Youth Circulations is an archive tracing the real and imagined circulations of global youth.
As anthropologists who research the migration of children and youth, we recognize a glaring disconnect between the nuanced, transnational lives of the young people with whom we work and the active reduction of their lives into abbreviated tropes, such as the vulnerable victim, delinquent, violent threat, impoverished dependent and so on. In collecting and curating photographic representations of transnational youth, we aim to draw attention to this consequential circulation of images, including those that render something--and often, someone--immobile. We also strive to identify and highlight active counter-points, namely occasions in which youth are portrayed or self-represent as complex, agentive, skilled, creative, relational actors. Taken together, this website concentrates on three primary circulations:
Youth themselves circulate. Through transnational movement and global technologies, young people circulate between nations, communities, and virtual spaces.
Global youth are agents of circulation. As transnational actors, young migrants shape and contribute to global flows of people, capital, ideas, and values.
Ideas circulate about global youth. Put forth in the media, in policy reports, and by advocacy and opposition efforts, representations of young migrants are power-filled and consequential, both in and beyond communities of origin and destination.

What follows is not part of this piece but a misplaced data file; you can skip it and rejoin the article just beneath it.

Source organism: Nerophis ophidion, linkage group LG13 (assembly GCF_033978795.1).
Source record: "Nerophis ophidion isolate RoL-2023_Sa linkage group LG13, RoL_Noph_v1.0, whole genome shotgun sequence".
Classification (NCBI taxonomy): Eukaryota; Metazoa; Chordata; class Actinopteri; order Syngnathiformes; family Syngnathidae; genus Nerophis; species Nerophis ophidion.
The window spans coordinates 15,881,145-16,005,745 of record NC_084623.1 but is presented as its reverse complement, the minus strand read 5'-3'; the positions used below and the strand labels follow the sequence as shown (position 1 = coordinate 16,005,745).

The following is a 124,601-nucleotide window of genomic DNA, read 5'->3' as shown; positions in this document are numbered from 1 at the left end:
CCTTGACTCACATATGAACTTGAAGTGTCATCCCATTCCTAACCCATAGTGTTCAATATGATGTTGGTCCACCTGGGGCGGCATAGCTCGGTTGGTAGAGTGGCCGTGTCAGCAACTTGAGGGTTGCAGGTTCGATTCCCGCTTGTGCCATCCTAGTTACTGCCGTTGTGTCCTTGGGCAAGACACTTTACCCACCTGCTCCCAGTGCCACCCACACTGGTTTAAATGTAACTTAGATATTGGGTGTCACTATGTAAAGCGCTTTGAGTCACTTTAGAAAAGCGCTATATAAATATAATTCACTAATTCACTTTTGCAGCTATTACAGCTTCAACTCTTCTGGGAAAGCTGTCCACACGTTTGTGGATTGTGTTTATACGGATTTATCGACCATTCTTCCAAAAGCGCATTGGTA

An ongoing project, the images we collect and feature on Youth Circulations are primarily from mainstream news sources, policy reports and promotional materials. Though we select and organize these images, we ultimately recognize them as contextual, as are their meanings and interpretations. The goal of Youth Circulations is to incite critique as well as conversation. We look forward to hearing from you.
The content and design of www.youthcirculations.com are copyrighted © 2014 by Lauren Heidbrink and Michele Statz. The images and videos may be copyrighted by third parties. Title 17 § 107 of U.S. Copyright Law indicates that the “fair use of a copyrighted work, including such use by reproduction in copies or phonorecords or by any other means specified by that section, for purposes such as criticism, comment, news reporting, teaching (including multiple copies for classroom use), scholarship, or research, is not an infringement of copyright.” Specific permission to use these materials may be required; it is the user’s responsibility to assess and/or secure rights for use. Please inform email@example.com of any potential copyright infringements.